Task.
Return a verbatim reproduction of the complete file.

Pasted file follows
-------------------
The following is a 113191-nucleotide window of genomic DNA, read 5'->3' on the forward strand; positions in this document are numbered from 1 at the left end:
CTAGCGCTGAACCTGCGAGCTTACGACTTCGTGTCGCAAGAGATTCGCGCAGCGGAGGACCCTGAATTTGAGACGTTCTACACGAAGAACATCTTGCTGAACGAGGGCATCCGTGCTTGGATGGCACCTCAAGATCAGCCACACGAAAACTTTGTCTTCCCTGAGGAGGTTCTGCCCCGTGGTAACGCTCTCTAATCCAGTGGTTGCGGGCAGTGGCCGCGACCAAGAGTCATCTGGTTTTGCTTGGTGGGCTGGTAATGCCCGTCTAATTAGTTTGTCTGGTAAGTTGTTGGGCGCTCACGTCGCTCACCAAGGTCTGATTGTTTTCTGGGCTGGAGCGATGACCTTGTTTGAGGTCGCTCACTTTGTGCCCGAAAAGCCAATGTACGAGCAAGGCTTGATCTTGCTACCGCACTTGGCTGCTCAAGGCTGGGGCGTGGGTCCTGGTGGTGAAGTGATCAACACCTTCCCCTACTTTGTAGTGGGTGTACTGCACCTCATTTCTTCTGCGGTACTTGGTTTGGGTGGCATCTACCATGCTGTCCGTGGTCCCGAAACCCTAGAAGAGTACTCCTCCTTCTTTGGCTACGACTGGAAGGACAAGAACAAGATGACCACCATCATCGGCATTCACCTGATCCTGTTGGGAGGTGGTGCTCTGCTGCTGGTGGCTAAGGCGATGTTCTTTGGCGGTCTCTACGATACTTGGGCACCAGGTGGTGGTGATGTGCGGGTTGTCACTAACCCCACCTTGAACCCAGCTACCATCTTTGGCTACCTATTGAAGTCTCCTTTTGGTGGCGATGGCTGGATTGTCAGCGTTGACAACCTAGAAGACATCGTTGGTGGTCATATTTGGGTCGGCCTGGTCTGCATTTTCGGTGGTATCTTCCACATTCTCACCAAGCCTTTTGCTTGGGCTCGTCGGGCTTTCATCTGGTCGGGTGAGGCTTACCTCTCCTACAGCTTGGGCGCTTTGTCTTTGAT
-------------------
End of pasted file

The following is a 113191-nucleotide window of genomic DNA, read 5'->3' on the forward strand; positions in this document are numbered from 1 at the left end:
CTAGCGCTGAACCTGCGAGCTTACGACTTCGTGTCGCAAGAGATTCGCGCAGCGGAGGACCCTGAATTTGAGACGTTCTACACGAAGAACATCTTGCTGAACGAGGGCATCCGTGCTTGGATGGCACCTCAAGATCAGCCACACGAAAACTTTGTCTTCCCTGAGGAGGTTCTGCCCCGTGGTAACGCTCTCTAATCCAGTGGTTGCGGGCAGTGGCCGCGACCAAGAGTCATCTGGTTTTGCTTGGTGGGCTGGTAATGCCCGTCTAATTAGTTTGTCTGGTAAGTTGTTGGGCGCTCACGTCGCTCACCAAGGTCTGATTGTTTTCTGGGCTGGAGCGATGACCTTGTTTGAGGTCGCTCACTTTGTGCCCGAAAAGCCAATGTACGAGCAAGGCTTGATCTTGCTACCGCACTTGGCTGCTCAAGGCTGGGGCGTGGGTCCTGGTGGTGAAGTGATCAACACCTTCCCCTACTTTGTAGTGGGTGTACTGCACCTCATTTCTTCTGCGGTACTTGGTTTGGGTGGCATCTACCATGCTGTCCGTGGTCCCGAAACCCTAGAAGAGTACTCCTCCTTCTTTGGCTACGACTGGAAGGACAAGAACAAGATGACCACCATCATCGGCATTCACCTGATCCTGTTGGGAGGTGGTGCTCTGCTGCTGGTGGCTAAGGCGATGTTCTTTGGCGGTCTCTACGATACTTGGGCACCAGGTGGTGGTGATGTGCGGGTTGTCACTAACCCCACCTTGAACCCAGCTACCATCTTTGGCTACCTATTGAAGTCTCCTTTTGGTGGCGATGGCTGGATTGTCAGCGTTGACAACCTAGAAGACATCGTTGGTGGTCATATTTGGGTCGGCCTGGTCTGCATTTTCGGTGGTATCTTCCACATTCTCACCAAGCCTTTTGCTTGGGCTCGTCGGGCTTTCATCTGGTCGGGTGAGGCTTACCTCTCCTACAGCTTGGGCGCTTTGTCTTTGAT